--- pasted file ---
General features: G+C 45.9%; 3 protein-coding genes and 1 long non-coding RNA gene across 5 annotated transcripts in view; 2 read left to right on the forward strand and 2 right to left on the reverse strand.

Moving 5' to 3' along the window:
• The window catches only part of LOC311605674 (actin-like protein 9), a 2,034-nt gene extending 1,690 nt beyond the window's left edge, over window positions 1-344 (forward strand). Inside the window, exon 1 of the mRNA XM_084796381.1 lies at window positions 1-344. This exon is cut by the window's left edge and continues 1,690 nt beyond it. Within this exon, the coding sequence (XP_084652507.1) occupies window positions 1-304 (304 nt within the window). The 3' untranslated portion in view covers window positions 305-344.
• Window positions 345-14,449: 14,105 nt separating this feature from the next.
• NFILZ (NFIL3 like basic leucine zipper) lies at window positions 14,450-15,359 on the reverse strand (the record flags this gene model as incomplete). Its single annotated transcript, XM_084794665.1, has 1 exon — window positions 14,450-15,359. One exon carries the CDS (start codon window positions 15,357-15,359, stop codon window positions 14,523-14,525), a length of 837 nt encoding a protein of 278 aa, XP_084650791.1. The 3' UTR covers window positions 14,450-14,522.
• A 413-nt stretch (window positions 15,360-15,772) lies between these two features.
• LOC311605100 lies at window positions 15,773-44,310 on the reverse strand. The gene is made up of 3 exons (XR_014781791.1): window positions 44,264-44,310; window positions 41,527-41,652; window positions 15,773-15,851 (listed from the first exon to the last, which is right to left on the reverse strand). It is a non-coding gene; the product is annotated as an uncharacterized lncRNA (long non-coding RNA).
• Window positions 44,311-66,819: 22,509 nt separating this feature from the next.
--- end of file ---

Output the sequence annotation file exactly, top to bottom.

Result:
General features: G+C 45.9%; 3 protein-coding genes and 1 long non-coding RNA gene across 5 annotated transcripts in view; 2 read left to right on the forward strand and 2 right to left on the reverse strand.

Moving 5' to 3' along the window:
• The window catches only part of LOC311605674 (actin-like protein 9), a 2,034-nt gene extending 1,690 nt beyond the window's left edge, over window positions 1-344 (forward strand). Inside the window, exon 1 of the mRNA XM_084796381.1 lies at window positions 1-344. This exon is cut by the window's left edge and continues 1,690 nt beyond it. Within this exon, the coding sequence (XP_084652507.1) occupies window positions 1-304 (304 nt within the window). The 3' untranslated portion in view covers window positions 305-344.
• Window positions 345-14,449: 14,105 nt separating this feature from the next.
• NFILZ (NFIL3 like basic leucine zipper) lies at window positions 14,450-15,359 on the reverse strand (the record flags this gene model as incomplete). Its single annotated transcript, XM_084794665.1, has 1 exon — window positions 14,450-15,359. One exon carries the CDS (start codon window positions 15,357-15,359, stop codon window positions 14,523-14,525), a length of 837 nt encoding a protein of 278 aa, XP_084650791.1. The 3' UTR covers window positions 14,450-14,522.
• A 413-nt stretch (window positions 15,360-15,772) lies between these two features.
• LOC311605100 lies at window positions 15,773-44,310 on the reverse strand. The gene is made up of 3 exons (XR_014781791.1): window positions 44,264-44,310; window positions 41,527-41,652; window positions 15,773-15,851 (listed from the first exon to the last, which is right to left on the reverse strand). It is a non-coding gene; the product is annotated as an uncharacterized lncRNA (long non-coding RNA).
• Window positions 44,311-66,819: 22,509 nt separating this feature from the next.